This notion, that aliens could replicate fiction in real life based simply on telepathy, has occurred throughout the Star Trek canon. And, of course, the idea of something that you are thinking about appearing in physical form to mess with you exists throughout all of science fiction, even Ghostbusters. But possibly three classic episodes of Star Trek: The Original Series perfected this notion, at least when it comes to aliens.
In two episodes of the original series, we saw what happens when aliens make important decisions based on human books. In “Shore Leave”, telepathic scanners create bespoke robots that direct the crew’s imaginations, which is why in the opening moments of this episode, Bones sees Alice and the White Rabbit from Alice in Wonderland. It’s an iconic moment, but just like “The Elysian Kingdom,” this episode also had one of the crew members, Yeoman Barrows, dressing up as a princess when a fairytale dress suddenly appeared out of nowhere.
The essential difference between “Shore Leave” and “The Elysian Kingdom” is perhaps a tale of two princess dresses. In Wheelbarrows “Shore Leave” choose change out of the Starfleet uniform and put on the princess dress and hat. But, in “The Elysian Kingdom”, La’an simply becomes “Princess Thalia”. The same goes for Uhura’s “Queen Neve” and the rest of the team being possessed by an alien consciousness and then acting as characters, in disguise, from the book that M’Benga reads to Rukiya.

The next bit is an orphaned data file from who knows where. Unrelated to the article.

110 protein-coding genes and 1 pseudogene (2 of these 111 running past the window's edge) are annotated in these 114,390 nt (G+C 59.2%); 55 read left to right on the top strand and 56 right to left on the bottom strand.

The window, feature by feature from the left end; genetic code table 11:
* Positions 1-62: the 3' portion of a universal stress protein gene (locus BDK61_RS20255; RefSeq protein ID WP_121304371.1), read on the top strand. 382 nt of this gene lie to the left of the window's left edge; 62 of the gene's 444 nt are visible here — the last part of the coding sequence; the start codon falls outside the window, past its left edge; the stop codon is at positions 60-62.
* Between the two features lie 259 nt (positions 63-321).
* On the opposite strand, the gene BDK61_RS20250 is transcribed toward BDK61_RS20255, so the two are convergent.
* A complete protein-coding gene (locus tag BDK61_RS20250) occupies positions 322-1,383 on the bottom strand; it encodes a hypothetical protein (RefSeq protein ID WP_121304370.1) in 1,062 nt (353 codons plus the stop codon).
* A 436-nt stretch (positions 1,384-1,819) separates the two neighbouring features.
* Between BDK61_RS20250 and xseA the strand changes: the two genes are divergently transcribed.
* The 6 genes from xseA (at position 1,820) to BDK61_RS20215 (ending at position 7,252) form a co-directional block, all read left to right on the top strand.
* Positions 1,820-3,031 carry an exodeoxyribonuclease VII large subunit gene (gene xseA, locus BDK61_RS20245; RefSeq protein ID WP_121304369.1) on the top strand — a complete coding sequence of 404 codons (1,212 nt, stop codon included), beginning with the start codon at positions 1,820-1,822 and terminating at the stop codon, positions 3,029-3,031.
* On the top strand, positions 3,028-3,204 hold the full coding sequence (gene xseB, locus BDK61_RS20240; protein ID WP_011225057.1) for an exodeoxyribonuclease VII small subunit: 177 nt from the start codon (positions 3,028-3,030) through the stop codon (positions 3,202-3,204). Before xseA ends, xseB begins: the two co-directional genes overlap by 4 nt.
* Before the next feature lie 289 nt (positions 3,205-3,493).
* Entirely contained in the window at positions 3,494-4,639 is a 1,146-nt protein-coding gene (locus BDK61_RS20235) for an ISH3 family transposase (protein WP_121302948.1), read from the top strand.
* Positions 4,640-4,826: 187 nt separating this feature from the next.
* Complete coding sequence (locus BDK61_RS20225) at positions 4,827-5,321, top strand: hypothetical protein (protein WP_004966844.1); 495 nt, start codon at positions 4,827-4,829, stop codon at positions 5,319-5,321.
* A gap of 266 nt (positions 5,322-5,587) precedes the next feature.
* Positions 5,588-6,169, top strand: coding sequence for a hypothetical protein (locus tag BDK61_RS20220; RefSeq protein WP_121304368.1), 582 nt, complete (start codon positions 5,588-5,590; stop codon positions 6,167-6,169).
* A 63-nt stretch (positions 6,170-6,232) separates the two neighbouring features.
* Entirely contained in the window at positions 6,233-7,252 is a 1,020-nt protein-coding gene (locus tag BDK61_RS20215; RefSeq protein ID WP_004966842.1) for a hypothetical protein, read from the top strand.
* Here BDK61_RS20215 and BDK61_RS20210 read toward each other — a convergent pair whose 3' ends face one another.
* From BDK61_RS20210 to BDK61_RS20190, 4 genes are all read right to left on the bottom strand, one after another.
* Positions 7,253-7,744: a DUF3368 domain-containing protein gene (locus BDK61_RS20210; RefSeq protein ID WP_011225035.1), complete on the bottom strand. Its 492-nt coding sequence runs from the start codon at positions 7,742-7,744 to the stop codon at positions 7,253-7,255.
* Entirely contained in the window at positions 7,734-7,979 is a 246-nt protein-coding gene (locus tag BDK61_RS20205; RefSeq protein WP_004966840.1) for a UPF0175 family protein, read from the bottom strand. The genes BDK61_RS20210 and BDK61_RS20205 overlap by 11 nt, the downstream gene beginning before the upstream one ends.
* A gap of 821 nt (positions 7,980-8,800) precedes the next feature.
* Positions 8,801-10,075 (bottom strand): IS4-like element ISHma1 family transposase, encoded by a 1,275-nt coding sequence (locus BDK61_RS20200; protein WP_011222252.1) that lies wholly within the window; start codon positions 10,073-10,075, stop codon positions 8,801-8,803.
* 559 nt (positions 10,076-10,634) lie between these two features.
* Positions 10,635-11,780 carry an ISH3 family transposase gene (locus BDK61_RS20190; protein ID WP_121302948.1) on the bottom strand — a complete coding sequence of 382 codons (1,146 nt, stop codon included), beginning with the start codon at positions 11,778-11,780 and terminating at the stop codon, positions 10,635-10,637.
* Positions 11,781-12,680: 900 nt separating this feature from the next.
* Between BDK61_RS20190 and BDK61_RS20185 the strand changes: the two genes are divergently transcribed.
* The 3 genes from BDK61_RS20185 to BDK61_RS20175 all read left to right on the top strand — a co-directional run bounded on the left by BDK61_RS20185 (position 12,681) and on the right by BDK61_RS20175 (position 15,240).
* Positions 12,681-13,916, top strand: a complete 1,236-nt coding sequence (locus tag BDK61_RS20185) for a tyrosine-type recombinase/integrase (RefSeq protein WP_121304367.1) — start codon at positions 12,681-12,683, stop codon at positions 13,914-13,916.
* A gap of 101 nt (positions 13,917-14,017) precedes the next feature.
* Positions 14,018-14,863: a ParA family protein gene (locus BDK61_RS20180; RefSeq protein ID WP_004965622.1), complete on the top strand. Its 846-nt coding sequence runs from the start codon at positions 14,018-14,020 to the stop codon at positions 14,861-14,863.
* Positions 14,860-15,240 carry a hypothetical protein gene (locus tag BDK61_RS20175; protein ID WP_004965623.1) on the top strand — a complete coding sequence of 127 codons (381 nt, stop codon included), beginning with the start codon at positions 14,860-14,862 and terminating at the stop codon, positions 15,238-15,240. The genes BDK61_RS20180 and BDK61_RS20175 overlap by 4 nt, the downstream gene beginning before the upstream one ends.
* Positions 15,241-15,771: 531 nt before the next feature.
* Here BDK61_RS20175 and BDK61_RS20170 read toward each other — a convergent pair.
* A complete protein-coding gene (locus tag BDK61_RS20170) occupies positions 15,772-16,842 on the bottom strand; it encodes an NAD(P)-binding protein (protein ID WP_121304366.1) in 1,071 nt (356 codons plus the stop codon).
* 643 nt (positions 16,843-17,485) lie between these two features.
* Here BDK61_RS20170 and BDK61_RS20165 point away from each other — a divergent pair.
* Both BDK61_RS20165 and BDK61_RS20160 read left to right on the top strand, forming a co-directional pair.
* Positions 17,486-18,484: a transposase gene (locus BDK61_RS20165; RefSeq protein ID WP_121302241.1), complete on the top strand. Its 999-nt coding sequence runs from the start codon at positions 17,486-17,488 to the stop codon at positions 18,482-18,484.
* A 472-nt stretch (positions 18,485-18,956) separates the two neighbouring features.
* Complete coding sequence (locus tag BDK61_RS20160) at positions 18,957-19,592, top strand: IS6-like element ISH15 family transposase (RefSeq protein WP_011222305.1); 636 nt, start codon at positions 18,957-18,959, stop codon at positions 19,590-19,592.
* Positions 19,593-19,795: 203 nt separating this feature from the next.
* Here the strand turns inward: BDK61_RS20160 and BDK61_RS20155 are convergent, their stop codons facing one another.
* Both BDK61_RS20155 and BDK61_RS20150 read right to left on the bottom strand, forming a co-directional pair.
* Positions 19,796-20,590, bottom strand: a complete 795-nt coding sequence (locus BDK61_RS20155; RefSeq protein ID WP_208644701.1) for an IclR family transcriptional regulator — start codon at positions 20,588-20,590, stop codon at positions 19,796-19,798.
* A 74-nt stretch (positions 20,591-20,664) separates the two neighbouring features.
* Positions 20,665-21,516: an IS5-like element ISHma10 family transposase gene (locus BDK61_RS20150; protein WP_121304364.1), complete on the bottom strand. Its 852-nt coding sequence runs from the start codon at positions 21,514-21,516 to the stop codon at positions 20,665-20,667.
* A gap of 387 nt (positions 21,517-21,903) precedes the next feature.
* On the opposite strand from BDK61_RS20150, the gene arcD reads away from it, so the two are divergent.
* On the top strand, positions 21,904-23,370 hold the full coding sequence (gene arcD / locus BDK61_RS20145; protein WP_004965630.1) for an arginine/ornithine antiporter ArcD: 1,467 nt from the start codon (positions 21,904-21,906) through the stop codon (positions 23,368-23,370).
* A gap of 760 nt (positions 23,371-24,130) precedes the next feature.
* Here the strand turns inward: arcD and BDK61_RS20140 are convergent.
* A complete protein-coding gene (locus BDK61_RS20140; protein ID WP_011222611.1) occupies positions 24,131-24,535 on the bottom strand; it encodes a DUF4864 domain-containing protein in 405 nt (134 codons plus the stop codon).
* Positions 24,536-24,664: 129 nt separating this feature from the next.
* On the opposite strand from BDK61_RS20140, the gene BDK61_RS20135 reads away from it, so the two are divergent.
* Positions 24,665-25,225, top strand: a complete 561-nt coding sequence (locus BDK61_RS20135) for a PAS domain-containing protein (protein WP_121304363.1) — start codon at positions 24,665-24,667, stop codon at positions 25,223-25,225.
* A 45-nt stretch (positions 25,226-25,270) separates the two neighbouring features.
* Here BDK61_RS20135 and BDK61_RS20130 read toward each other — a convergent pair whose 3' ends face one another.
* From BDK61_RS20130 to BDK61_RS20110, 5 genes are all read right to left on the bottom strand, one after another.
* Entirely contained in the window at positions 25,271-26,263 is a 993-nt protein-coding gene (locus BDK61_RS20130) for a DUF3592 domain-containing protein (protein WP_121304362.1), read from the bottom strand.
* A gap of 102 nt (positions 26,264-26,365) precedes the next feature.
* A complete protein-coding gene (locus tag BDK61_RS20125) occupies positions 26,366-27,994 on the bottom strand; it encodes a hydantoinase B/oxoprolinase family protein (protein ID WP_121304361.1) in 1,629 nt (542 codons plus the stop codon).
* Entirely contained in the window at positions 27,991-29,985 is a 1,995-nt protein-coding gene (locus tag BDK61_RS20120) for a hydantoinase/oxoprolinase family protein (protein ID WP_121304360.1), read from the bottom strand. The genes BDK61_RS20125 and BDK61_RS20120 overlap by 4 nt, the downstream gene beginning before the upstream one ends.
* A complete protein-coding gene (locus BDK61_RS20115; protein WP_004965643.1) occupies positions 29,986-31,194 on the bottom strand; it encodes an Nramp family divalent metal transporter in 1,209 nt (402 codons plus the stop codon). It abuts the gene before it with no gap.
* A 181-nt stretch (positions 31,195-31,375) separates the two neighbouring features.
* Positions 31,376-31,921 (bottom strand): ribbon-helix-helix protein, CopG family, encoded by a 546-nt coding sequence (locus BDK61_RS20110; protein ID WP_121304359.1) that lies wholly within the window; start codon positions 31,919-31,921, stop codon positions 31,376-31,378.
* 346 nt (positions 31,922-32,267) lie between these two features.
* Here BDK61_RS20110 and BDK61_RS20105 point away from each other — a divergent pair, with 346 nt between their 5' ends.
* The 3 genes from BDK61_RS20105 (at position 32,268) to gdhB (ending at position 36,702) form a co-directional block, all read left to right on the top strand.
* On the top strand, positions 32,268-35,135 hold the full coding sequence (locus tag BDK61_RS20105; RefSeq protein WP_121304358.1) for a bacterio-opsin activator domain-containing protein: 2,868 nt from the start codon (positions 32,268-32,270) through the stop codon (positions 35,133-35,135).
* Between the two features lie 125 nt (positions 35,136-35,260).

The idea of a spatial consciousness sending out telepathic signals is, of course, nothing new to Star Trek. Hemmer likens this notion to the idea of a “Boltzmann brain,” a philosophical notion of consciousness springing up out of nowhere. But the alien mind that lives in the Jonisian Nebula in “The Elysian Kingdom” is not V’Ger from star trek the movie. And that other difference is what makes this episode so enjoyable overall.
“A Piece of the Action”
in the hilarious COUGH episode “A Piece of the Action”, the aliens living in Sigma Iotia II base their entire culture on the teachings of a specific book; a history book called Chicago mobsters of the 1920s. While the Iotians basically appear human and lack telepathic powers, or the ability to instantly create disguises out of thin air, they are, as Spock puts it, “highly imitative.” The idea that aliens would mimic human book scenes to the point of permanent cosplay is not only hilarious, but also creates a perfect excuse for weird anachronisms.
“A Piece of the Action” shows what star trek can do with hyperbole in an episode like no other. The completism of “The Elysian Kingdom” takes a similar approach. The alien doesn’t just make some decisions based on a book. He does each choice based on this book (with a little help from Rukiya’s imagination).